Mozilla claims its updated web browser is twice as fast as its last one, and uses a lot less memory than the competition - Google Chrome in particular. It's called Firefox Quantum, and it might give the web's most popular web browser a run for its money.
Image credit: Mozilla
How Quantum Compares to Chrome
Firefox Quantum is twice as fast as the previous build of Firefox, according to the company's benchmark tests comparing Quantum to both Chrome and the previous version of Firefox. Its memory tests showed a noticeable decrease in memory usage compared to Google Chrome on Windows 10 and Linux; on macOS 10.12, memory usage was pretty much the same.
Web: Firefox users bouncing between work and personal accounts on a daily basis are probably tired of logging in and out, or switching accounts. Thanks to the new (and overdue) Mozilla-made Multi-Account Container extension, you won't have to worry about remembering which account you're logged into. If you're unconcerned about separating work and personal accounts, you can still take advantage of multi-account browsing to preserve your privacy or discourage bad habits.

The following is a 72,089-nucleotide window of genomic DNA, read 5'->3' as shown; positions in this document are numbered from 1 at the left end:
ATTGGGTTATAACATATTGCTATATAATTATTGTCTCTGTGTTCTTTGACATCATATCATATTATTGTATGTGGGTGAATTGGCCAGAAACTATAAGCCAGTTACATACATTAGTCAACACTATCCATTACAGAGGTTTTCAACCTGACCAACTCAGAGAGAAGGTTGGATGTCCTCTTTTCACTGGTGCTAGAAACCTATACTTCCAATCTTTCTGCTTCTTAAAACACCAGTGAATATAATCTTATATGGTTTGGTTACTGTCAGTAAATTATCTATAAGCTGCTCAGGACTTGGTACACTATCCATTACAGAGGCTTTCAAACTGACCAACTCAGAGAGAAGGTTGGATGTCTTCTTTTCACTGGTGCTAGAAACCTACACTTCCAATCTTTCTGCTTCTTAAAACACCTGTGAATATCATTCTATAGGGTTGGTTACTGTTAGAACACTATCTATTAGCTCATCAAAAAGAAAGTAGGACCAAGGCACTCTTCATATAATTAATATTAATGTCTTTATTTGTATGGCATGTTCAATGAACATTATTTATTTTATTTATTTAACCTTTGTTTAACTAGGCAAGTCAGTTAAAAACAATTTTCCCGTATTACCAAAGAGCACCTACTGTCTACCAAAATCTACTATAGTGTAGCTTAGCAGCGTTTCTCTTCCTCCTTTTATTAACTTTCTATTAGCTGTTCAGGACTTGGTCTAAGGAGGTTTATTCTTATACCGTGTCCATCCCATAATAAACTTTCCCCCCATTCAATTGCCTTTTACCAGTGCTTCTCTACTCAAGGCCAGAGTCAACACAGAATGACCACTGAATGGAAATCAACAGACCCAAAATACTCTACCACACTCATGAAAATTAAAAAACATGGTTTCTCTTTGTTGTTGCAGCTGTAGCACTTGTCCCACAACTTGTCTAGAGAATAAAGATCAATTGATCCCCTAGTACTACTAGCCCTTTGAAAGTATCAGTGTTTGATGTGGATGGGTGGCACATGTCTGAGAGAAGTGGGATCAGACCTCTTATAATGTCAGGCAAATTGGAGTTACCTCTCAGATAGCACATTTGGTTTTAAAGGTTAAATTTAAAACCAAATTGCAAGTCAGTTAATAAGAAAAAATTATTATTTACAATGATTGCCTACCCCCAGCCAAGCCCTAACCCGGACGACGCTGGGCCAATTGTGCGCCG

If you're a Chrome user (or a Lifehacker reader), you're probably aware of how much memory the web browser uses. A reduction in memory use means faster web browsing, the ability to have more tabs open at once, and less of a chance that your computer decides to slow down while it does some memory cleanup.
There are some pretty nifty features included in Quantum, too, such as built-in screenshot functionality and improved tracker blocking. A Library button gives you access to your saved content such as bookmarks, your Pocket reading list and screenshots, making extensions for these services obsolete. (That being said, you can still use any Firefox extensions you love, from companies such as Ghostery, LastPass and other third-party developers.)
How to Download and Sync
You can snag the new browser from Mozilla's site. To take advantage of its syncing features that ensure you can access your Firefox browsing history and other preferences on its iOS and Android apps, as you do with your Google account, you'll need a Firefox Account.
Image credit: Mozilla
You can set one up right when you open Firefox Quantum. Just enter your email address and password, and specify which information you'd like to sync between devices. You can import your data from Microsoft Edge, Internet Explorer or Google Chrome to stay synced and spare yourself the tedium of re-entering passwords.